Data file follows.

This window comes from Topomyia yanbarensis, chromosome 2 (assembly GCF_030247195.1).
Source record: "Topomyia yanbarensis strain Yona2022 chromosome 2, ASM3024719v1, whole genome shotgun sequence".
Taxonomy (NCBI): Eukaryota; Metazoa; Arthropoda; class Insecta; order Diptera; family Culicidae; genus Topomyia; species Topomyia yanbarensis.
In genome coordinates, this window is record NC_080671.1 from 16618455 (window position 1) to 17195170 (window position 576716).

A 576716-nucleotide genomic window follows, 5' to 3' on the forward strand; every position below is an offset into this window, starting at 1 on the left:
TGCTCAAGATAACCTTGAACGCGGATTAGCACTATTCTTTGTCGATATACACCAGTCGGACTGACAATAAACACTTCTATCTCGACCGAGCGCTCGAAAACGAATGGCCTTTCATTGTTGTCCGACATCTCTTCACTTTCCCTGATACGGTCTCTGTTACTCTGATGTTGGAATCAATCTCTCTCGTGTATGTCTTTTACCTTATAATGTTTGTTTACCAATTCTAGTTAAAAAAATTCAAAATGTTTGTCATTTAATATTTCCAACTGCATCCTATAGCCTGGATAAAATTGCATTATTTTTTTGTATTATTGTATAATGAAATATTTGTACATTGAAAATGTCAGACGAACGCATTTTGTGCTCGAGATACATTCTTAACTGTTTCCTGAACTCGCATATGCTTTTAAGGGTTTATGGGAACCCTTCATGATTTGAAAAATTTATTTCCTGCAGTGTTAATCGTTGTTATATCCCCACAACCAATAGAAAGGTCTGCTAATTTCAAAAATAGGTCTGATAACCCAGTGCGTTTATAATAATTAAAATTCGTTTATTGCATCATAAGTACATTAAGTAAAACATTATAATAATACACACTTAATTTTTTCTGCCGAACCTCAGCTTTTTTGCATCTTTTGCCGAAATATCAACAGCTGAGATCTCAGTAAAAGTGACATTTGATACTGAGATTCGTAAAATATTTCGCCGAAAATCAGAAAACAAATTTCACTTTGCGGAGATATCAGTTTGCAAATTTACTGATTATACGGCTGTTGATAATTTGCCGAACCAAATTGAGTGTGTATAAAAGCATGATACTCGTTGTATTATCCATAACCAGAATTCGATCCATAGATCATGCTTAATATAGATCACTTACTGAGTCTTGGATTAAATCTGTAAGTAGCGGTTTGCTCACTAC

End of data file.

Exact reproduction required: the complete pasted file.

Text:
This window comes from Topomyia yanbarensis, chromosome 2 (assembly GCF_030247195.1).
Source record: "Topomyia yanbarensis strain Yona2022 chromosome 2, ASM3024719v1, whole genome shotgun sequence".
Taxonomy (NCBI): Eukaryota; Metazoa; Arthropoda; class Insecta; order Diptera; family Culicidae; genus Topomyia; species Topomyia yanbarensis.
In genome coordinates, this window is record NC_080671.1 from 16618455 (window position 1) to 17195170 (window position 576716).

A 576716-nucleotide genomic window follows, 5' to 3' on the forward strand; every position below is an offset into this window, starting at 1 on the left:
TGCTCAAGATAACCTTGAACGCGGATTAGCACTATTCTTTGTCGATATACACCAGTCGGACTGACAATAAACACTTCTATCTCGACCGAGCGCTCGAAAACGAATGGCCTTTCATTGTTGTCCGACATCTCTTCACTTTCCCTGATACGGTCTCTGTTACTCTGATGTTGGAATCAATCTCTCTCGTGTATGTCTTTTACCTTATAATGTTTGTTTACCAATTCTAGTTAAAAAAATTCAAAATGTTTGTCATTTAATATTTCCAACTGCATCCTATAGCCTGGATAAAATTGCATTATTTTTTTGTATTATTGTATAATGAAATATTTGTACATTGAAAATGTCAGACGAACGCATTTTGTGCTCGAGATACATTCTTAACTGTTTCCTGAACTCGCATATGCTTTTAAGGGTTTATGGGAACCCTTCATGATTTGAAAAATTTATTTCCTGCAGTGTTAATCGTTGTTATATCCCCACAACCAATAGAAAGGTCTGCTAATTTCAAAAATAGGTCTGATAACCCAGTGCGTTTATAATAATTAAAATTCGTTTATTGCATCATAAGTACATTAAGTAAAACATTATAATAATACACACTTAATTTTTTCTGCCGAACCTCAGCTTTTTTGCATCTTTTGCCGAAATATCAACAGCTGAGATCTCAGTAAAAGTGACATTTGATACTGAGATTCGTAAAATATTTCGCCGAAAATCAGAAAACAAATTTCACTTTGCGGAGATATCAGTTTGCAAATTTACTGATTATACGGCTGTTGATAATTTGCCGAACCAAATTGAGTGTGTATAAAAGCATGATACTCGTTGTATTATCCATAACCAGAATTCGATCCATAGATCATGCTTAATATAGATCACTTACTGAGTCTTGGATTAAATCTGTAAGTAGCGGTTTGCTCACTAC